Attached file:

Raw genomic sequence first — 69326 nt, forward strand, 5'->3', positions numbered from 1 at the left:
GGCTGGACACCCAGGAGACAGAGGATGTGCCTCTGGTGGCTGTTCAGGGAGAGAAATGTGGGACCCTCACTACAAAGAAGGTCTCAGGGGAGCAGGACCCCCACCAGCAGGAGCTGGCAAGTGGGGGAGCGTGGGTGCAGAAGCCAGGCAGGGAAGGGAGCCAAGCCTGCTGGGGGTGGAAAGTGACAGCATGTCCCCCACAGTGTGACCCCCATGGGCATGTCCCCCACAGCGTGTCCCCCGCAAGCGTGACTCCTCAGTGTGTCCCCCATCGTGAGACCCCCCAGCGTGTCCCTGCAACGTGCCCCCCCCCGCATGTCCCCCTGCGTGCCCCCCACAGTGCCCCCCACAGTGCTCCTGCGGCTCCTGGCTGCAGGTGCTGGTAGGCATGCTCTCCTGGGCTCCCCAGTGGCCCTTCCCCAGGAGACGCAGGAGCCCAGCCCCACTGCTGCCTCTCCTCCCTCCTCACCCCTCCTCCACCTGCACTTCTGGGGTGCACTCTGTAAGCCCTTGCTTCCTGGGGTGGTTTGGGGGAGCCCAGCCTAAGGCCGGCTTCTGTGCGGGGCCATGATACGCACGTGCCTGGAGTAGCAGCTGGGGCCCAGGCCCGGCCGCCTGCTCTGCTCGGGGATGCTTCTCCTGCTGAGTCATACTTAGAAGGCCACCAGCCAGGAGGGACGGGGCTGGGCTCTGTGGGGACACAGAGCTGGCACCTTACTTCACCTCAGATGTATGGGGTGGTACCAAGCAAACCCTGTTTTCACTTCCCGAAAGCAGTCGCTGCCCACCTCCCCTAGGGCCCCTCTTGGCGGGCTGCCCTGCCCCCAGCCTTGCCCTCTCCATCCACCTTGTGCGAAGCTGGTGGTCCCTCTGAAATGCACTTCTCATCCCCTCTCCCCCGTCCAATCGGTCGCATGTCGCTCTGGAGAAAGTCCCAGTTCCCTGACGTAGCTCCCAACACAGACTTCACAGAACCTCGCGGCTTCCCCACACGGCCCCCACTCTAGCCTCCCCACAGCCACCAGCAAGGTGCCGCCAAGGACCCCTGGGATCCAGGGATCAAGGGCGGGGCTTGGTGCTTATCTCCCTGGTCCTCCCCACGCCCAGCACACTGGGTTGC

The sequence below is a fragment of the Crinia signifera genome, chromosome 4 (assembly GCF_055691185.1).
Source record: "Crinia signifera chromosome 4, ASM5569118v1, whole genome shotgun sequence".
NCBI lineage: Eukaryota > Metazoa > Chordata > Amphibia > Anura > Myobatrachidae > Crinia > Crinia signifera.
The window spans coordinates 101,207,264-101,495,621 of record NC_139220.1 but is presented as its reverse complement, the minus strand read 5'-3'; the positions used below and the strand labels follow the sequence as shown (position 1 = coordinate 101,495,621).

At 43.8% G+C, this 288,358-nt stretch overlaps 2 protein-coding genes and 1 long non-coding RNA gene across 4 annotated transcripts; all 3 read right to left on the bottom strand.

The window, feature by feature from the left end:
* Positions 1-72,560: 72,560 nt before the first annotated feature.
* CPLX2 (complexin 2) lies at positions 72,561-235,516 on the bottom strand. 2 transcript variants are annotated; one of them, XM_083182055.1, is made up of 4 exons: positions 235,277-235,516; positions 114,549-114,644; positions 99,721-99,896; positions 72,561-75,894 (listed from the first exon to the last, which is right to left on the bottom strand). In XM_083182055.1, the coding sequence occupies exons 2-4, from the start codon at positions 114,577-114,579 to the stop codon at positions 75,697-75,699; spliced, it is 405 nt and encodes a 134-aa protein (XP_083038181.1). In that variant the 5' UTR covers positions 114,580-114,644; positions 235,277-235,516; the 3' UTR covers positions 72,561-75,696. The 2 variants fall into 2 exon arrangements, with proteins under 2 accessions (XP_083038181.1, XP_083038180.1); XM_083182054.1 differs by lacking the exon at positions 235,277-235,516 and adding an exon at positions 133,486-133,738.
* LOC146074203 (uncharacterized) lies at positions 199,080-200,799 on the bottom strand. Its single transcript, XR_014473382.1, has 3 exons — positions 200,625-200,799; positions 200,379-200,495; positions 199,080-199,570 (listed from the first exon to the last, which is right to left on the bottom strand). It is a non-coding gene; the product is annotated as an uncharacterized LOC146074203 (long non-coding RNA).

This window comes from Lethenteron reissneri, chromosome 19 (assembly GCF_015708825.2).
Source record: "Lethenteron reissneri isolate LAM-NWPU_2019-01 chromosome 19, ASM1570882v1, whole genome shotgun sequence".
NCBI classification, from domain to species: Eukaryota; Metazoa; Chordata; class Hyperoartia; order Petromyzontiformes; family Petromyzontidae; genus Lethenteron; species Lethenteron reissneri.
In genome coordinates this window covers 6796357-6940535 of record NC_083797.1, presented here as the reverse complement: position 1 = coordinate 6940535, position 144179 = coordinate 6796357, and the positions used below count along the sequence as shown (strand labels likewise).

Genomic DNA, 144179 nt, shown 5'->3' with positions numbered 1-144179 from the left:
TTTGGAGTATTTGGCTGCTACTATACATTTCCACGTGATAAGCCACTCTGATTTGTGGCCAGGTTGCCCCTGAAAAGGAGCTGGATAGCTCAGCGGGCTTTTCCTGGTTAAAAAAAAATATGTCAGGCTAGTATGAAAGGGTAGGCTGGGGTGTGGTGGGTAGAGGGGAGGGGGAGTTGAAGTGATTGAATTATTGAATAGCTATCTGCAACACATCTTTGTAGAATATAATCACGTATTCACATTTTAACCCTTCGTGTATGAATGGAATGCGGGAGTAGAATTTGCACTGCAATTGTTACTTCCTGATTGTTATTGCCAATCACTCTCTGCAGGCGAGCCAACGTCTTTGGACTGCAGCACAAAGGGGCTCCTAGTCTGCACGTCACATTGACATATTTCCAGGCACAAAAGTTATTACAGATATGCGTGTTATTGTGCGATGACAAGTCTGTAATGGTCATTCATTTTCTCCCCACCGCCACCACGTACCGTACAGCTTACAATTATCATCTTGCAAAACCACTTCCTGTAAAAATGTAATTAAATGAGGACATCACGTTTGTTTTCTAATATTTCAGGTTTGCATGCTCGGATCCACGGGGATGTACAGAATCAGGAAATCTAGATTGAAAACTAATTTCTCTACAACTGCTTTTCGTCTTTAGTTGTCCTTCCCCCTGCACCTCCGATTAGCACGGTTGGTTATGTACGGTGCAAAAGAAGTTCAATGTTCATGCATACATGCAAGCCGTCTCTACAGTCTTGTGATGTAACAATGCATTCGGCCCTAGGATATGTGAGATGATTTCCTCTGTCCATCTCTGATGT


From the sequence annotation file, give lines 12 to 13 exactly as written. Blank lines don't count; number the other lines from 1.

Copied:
This window comes from Lethenteron reissneri, chromosome 19 (assembly GCF_015708825.2).
Source record: "Lethenteron reissneri isolate LAM-NWPU_2019-01 chromosome 19, ASM1570882v1, whole genome shotgun sequence".